• Blood clots like numbness or weakness on one side of the body; pain, redness, tenderness, warmth, or swelling in the arms or legs; change in color of an arm or leg; chest pain; shortness of breath; fast heartbeat; or coughing up blood
• Severe loss of strength and energy
• Mole changes
• Skin growth
• Swollen glands
• Shortness of breath
• Weight loss
• Night sweats
• Severe or persistent abdominal pain
• Severe or persistent abdominal swelling
• Vomiting blood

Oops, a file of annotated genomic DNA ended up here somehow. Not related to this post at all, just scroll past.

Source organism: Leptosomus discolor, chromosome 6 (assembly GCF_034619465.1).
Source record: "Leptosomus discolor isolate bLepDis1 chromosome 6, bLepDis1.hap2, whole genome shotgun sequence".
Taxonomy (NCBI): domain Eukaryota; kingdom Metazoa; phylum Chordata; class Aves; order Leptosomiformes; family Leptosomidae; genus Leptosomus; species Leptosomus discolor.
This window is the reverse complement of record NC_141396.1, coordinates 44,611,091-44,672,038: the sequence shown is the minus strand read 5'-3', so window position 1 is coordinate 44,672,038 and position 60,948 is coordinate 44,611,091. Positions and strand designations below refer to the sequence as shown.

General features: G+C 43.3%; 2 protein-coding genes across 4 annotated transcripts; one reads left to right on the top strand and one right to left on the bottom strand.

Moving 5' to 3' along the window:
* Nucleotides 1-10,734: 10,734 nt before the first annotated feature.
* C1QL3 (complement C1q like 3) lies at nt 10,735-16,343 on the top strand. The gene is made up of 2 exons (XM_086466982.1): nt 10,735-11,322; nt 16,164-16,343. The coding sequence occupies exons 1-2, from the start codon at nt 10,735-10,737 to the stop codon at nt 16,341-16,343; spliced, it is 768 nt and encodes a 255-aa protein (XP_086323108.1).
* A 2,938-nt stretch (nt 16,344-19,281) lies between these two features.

• Persistent nausea
• Persistent vomiting
• Black, tarry, or bloody stools
• Signs of an allergic reaction, like rash; hives; itching; red, swollen, blistered, or peeling skin with or without fever; wheezing; tightness in the chest or throat; trouble breathing, swallowing, or talking; unusual hoarseness; or swelling of the mouth, face, lips, tongue, or throat.
Note: This is not a comprehensive list of all side effects. Talk to your doctor if you have questions.